Anger offers the advantage of boosting optimistic thinking, which, to no one’s surprise, feels a whole lot better than hopeless thinking. We’ve also witnessed recent upsurges in political action, blogs and articles, and innovations in approaches to work, all of which are the product of anger activating new efforts. Finally, anger helps us get others on board with our individual goals, which serves us well when we are fighting for a cause. In other words, anger can help us to solve big problems.

  • Greater Good’s Guide to Well-Being During Coronavirus

    Practices, resources, and articles for individuals, parents, and educators facing COVID-19

    Read It Now

All of this sounds intuitive, even productive, until you find yourself with a problem that has no solution. That’s the point at which anger can become destructive. Anger without solutions can quickly become mere complaining—or, worse, a toxic obstacle to change. The righteous anger of teachers who don’t want to be put in harm’s way drives resentment, not collaboration, from working parents who can’t monitor home learning and simultaneously get their own work done. Parents of children who are immunocompromised grow irate rather than sympathetic to working parents who beg for onsite educational options.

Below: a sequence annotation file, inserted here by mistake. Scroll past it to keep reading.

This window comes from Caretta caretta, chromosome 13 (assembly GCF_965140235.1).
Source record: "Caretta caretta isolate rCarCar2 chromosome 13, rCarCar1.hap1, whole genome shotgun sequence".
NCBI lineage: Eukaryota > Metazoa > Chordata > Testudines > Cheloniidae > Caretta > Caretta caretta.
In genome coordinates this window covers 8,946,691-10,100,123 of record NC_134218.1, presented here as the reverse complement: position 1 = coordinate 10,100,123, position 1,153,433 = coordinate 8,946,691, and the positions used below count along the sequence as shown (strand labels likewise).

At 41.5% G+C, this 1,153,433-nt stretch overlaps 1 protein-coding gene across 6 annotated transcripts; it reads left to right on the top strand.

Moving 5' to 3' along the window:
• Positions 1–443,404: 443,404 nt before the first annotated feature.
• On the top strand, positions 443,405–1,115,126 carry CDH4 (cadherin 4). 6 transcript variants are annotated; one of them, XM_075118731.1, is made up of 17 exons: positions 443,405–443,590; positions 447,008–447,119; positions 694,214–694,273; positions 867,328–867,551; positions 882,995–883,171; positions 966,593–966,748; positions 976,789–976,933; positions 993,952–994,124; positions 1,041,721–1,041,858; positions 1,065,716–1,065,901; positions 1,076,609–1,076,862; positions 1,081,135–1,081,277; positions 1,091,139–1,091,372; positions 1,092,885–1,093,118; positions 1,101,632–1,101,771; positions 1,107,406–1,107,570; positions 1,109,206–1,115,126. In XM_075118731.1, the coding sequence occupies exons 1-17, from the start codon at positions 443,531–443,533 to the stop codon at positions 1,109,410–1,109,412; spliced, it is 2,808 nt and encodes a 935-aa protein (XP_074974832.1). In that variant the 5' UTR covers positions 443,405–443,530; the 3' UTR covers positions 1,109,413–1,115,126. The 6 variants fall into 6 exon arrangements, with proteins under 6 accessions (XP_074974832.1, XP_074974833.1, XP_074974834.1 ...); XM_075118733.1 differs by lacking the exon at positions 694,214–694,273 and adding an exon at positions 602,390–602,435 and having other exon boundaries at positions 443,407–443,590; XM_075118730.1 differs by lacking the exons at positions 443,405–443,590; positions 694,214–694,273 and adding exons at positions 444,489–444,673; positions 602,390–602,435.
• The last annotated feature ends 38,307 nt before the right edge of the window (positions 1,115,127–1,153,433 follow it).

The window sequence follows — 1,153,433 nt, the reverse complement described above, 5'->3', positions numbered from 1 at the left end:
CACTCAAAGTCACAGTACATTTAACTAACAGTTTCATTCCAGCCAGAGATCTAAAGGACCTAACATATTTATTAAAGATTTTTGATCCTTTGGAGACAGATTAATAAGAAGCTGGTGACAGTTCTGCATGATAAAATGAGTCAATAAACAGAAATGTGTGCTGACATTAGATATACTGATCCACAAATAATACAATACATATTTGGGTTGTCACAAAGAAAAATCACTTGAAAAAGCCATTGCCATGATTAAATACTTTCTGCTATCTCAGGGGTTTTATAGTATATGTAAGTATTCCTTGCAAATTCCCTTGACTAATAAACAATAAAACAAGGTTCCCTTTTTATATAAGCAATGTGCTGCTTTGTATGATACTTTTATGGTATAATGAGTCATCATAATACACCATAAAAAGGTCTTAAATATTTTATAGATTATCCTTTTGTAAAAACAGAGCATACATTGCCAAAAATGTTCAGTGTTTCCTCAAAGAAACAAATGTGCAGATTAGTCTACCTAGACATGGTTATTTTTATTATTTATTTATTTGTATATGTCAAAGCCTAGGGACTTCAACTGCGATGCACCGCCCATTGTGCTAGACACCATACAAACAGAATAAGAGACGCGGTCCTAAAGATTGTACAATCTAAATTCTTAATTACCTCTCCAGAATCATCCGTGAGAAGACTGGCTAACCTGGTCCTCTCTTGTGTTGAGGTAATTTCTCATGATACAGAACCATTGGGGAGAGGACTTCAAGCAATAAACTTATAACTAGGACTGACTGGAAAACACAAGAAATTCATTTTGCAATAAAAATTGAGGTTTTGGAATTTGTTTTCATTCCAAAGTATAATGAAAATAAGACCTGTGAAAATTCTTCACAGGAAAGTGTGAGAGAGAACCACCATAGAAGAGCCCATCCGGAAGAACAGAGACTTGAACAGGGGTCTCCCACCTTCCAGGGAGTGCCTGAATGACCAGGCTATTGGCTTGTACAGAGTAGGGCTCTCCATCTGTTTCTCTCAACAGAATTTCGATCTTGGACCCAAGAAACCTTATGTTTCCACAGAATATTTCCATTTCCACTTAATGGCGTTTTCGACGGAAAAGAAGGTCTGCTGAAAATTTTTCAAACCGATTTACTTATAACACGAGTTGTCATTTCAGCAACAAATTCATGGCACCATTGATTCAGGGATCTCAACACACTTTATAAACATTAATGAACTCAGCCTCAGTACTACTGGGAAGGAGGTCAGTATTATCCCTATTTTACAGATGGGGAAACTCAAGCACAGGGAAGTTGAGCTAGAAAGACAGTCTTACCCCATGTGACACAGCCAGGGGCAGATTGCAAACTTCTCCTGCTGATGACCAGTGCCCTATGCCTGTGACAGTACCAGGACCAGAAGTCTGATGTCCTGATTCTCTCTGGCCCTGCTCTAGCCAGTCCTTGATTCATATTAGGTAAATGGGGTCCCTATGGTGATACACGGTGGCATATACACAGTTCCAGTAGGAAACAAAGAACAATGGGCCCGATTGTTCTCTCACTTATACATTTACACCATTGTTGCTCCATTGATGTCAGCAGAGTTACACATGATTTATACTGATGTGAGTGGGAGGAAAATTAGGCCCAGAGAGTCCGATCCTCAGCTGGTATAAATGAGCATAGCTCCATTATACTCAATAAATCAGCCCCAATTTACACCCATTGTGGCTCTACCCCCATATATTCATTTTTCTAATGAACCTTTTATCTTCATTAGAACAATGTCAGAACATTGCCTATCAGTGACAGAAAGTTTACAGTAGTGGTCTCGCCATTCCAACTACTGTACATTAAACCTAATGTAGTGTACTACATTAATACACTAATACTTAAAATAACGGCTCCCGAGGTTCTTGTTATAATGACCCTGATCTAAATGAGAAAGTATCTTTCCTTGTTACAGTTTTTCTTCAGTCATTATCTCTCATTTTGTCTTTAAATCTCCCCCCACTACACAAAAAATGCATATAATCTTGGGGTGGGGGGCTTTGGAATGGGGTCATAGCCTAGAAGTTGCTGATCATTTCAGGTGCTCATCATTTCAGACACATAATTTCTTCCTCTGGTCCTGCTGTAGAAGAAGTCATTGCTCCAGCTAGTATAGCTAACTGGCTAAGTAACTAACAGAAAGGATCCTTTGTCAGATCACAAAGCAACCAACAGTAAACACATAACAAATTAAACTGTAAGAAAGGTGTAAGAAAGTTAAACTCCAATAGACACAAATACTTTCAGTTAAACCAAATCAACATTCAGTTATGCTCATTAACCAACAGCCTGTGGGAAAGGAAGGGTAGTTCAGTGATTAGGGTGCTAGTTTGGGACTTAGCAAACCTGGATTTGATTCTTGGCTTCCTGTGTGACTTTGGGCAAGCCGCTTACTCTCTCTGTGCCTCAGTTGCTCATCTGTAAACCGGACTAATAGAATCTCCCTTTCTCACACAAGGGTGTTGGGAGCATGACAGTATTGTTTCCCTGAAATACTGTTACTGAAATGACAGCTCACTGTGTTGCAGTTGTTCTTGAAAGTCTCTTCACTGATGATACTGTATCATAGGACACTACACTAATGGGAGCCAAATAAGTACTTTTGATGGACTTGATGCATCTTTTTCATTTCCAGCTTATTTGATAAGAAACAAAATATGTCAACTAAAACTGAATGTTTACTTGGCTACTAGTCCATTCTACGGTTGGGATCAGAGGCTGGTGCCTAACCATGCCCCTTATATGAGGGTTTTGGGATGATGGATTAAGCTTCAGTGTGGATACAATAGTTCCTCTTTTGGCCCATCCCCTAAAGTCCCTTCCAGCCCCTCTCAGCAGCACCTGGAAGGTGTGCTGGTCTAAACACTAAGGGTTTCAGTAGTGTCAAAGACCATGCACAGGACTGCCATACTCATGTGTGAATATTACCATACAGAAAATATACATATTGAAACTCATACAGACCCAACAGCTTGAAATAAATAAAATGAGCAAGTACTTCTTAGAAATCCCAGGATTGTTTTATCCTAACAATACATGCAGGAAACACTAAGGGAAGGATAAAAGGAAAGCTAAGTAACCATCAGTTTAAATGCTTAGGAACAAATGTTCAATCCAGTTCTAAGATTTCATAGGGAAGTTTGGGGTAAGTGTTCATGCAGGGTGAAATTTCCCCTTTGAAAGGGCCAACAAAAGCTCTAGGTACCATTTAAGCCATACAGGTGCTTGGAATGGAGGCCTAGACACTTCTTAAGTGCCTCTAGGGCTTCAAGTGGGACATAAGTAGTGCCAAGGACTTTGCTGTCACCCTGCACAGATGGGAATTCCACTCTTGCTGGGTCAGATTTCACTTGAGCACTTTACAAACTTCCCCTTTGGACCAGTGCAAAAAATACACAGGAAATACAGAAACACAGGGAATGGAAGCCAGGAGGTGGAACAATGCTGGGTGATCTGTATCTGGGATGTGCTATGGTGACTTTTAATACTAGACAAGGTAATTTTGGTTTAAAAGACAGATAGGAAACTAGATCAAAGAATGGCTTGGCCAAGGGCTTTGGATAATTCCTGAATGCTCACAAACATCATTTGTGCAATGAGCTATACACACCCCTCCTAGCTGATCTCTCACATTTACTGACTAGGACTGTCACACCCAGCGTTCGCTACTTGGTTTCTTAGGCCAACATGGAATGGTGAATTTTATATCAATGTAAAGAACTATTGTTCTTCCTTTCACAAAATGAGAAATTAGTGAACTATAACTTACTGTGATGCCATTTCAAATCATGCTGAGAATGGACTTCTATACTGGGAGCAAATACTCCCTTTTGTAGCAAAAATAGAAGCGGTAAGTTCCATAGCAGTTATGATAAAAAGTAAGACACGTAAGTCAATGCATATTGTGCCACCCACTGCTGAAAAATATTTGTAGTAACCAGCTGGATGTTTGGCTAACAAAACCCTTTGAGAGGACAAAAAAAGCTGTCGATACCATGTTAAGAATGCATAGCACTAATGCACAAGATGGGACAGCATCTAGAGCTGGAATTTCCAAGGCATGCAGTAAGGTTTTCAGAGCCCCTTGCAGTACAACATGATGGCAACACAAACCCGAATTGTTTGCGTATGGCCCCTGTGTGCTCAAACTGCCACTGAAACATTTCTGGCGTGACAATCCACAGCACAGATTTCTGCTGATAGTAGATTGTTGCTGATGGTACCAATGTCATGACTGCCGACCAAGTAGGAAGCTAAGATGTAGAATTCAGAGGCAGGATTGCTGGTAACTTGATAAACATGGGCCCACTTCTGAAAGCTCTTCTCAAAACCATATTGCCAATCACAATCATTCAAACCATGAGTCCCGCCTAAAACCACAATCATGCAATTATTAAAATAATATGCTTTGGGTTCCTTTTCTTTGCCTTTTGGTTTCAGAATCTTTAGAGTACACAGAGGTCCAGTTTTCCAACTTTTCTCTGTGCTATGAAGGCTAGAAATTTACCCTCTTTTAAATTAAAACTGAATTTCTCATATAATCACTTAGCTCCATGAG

It’s become clear that administrators, policymakers, educators, and child care providers won’t be stepping in anytime soon with help for working parents. We might attribute this deficiency to the obstructions of anger, or perhaps a general ineptitude—there is certainly a case to be made for both. But the lack of an effective response to the pandemic working-parent dilemma may also be inevitable. There are, quite simply, no good solutions to be had. So, here we are: Parents can’t solve the problems we face in a pandemic, as individuals, and it isn’t likely that we will stop feeling anger and frustration.

What can we do? In a word: Accept. We can stop fighting the situation, if only in our heads.